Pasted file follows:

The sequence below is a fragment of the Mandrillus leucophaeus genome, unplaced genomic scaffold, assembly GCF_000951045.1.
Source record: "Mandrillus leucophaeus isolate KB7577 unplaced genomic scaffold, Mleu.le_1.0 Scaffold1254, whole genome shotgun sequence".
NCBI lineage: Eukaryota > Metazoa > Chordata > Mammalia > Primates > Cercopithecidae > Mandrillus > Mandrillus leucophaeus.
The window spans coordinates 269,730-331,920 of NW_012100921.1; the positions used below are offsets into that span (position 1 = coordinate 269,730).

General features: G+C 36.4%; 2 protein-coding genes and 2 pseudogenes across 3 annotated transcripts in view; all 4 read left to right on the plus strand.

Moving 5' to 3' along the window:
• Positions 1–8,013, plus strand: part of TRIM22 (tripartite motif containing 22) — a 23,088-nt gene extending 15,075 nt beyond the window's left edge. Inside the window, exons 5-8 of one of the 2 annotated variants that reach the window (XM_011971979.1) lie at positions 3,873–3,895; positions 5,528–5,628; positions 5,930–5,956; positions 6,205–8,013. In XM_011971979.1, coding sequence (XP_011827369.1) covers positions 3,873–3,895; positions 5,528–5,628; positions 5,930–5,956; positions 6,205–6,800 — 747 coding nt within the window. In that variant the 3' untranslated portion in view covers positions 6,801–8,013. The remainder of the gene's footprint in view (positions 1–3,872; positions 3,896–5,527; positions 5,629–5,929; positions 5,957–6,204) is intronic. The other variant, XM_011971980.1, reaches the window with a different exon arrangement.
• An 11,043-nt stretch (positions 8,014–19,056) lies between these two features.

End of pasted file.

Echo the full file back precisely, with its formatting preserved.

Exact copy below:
The sequence below is a fragment of the Mandrillus leucophaeus genome, unplaced genomic scaffold, assembly GCF_000951045.1.
Source record: "Mandrillus leucophaeus isolate KB7577 unplaced genomic scaffold, Mleu.le_1.0 Scaffold1254, whole genome shotgun sequence".
NCBI lineage: Eukaryota > Metazoa > Chordata > Mammalia > Primates > Cercopithecidae > Mandrillus > Mandrillus leucophaeus.
The window spans coordinates 269,730-331,920 of NW_012100921.1; the positions used below are offsets into that span (position 1 = coordinate 269,730).

General features: G+C 36.4%; 2 protein-coding genes and 2 pseudogenes across 3 annotated transcripts in view; all 4 read left to right on the plus strand.

Moving 5' to 3' along the window:
• Positions 1–8,013, plus strand: part of TRIM22 (tripartite motif containing 22) — a 23,088-nt gene extending 15,075 nt beyond the window's left edge. Inside the window, exons 5-8 of one of the 2 annotated variants that reach the window (XM_011971979.1) lie at positions 3,873–3,895; positions 5,528–5,628; positions 5,930–5,956; positions 6,205–8,013. In XM_011971979.1, coding sequence (XP_011827369.1) covers positions 3,873–3,895; positions 5,528–5,628; positions 5,930–5,956; positions 6,205–6,800 — 747 coding nt within the window. In that variant the 3' untranslated portion in view covers positions 6,801–8,013. The remainder of the gene's footprint in view (positions 1–3,872; positions 3,896–5,527; positions 5,629–5,929; positions 5,957–6,204) is intronic. The other variant, XM_011971980.1, reaches the window with a different exon arrangement.
• An 11,043-nt stretch (positions 8,014–19,056) lies between these two features.